• Fetal component Consists of chorionic plate, anchoring and floating villi, and outer cytotrophoblastic shell. The chorionic plate and outer cytotrophoblastic shell is separated by lake of maternal blood. The anchoring villi connect chorionic plate and outer cytotrophoblastic shell and pass through the blood lake, thus converting this maternal blood lake into so-called intervillous spaces seen in two dimension pictures. The floating villi branch from anchoring villi and float freely in the maternal blood lake.
  • Maternal portion Decidual plate is intimately incorporated into the outer cytotrophoblastic shell. Here the trophoblast cells and decidua cells intermingle. During the 4th and 5th months, a number of septa project into the maternal blood lake, from the decidual plate. They never reach the chorionic plate. As a result of this septum formation, the maternal blood lake is divided into incomplete compartments.
  • • Growth in the size and thickness of the placenta continues rapidly until the fetus is about 18 weeks old (20 weeks’ gestation). • The placenta at this stage is fully developed. • Later on it enlarges only due to arborization of existing villus tree.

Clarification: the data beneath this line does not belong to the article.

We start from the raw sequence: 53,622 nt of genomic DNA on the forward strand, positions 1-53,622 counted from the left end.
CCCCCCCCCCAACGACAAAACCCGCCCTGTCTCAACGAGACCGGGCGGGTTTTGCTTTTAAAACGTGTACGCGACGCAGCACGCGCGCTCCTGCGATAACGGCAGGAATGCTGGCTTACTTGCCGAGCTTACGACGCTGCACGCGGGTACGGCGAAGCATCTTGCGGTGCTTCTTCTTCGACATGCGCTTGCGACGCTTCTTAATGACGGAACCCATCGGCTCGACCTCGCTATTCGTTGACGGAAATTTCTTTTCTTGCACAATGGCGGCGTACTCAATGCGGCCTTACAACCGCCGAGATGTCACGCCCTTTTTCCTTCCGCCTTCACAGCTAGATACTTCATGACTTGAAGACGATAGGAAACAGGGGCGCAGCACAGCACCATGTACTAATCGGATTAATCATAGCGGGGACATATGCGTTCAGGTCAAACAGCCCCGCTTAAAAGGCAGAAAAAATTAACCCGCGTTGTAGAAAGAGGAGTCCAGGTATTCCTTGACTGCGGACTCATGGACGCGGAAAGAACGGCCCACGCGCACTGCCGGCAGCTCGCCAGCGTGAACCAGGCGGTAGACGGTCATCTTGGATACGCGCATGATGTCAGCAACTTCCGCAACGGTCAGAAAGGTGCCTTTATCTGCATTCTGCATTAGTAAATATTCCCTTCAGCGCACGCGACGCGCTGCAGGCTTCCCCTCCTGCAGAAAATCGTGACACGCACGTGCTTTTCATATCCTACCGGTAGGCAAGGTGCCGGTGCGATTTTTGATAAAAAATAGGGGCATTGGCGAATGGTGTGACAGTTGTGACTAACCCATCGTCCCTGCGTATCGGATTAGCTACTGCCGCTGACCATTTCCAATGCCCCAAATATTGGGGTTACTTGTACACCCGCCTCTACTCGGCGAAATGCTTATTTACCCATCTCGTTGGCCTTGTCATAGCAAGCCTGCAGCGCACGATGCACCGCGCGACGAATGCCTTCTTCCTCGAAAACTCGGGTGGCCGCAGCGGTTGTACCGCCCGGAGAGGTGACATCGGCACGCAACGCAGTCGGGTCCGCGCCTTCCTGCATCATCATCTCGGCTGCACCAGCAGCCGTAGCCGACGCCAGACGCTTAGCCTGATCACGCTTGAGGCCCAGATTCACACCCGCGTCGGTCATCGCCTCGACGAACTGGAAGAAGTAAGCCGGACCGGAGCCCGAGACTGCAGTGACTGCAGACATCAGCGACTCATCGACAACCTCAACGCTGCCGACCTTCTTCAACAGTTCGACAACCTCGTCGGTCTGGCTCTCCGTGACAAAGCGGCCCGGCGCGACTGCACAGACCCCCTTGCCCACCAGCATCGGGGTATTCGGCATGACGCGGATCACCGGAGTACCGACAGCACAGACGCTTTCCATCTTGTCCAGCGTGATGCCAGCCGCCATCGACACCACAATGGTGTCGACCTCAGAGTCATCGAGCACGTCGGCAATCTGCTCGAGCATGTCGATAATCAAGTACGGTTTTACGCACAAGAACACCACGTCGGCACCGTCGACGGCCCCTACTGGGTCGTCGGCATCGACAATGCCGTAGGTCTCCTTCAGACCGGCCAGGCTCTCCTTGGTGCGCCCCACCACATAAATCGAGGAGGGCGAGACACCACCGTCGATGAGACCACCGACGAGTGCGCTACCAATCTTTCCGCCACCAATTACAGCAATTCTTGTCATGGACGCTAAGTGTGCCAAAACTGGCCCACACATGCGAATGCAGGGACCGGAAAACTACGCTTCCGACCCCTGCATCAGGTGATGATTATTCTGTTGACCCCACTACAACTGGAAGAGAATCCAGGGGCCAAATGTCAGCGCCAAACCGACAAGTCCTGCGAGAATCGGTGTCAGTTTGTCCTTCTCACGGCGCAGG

• • After the delivery of fetus, rapid reduction in the size of the uterus leads to detachment of placenta from the uterine wall. • The uterus than undergoes a second series of contraction due to which placenta and its associated membranes (amnion and chorion leave) are forced out.
  • The fetal surface is smooth and shiny. The umbilical cord attaches  near the center of this surface. Amnion, which is a translucent  membrane, covers this surface. Under the amnion the chorionic  plate can be seen with chorionic blood vessels radiating from the  attachment of the umbilical cord.   
  • The maternal surface of the placenta is dark red in color. It is covered by a thin, grayish, somewhat shaggy layer of decidua basalis. This surface presents a number of convex somewhat polygonal areas, which are separated from each other by shallow grooves. These bulging areas are 15-30 in number and represent the cotyledons of placenta.
  • Transformation of spiral arteries
  • Schematic diagram showing the direction of maternal flow through cotyledons.  
  • Tertiary villous of 10 weeks old Fetus Blood Placental Barrier is formed by: •Syncytial trophoblast •Cytotrophoblast •Mesoderm or Connective tissue •Endothelium of fetal blood vessels
  • Tertiary villous of full term Fetus. Blood Placental Barrier is formed by: •Syncytial trophoblast •Endothelium of fetal blood vessels
  • FUNCTIONS OF PLACENTA
  • A.Type I Lateral B.Type II Marginal C.Type III Paracentral D.Type IV Central   Classification of degrees of Placenta Previa A B C D
  • Abnormal size Placenta may be larger than the normal size. It is sometimes very large in size, almost lining the whole uterine cavity but it is reciprocally very thin. It is called Placenta Membranacea.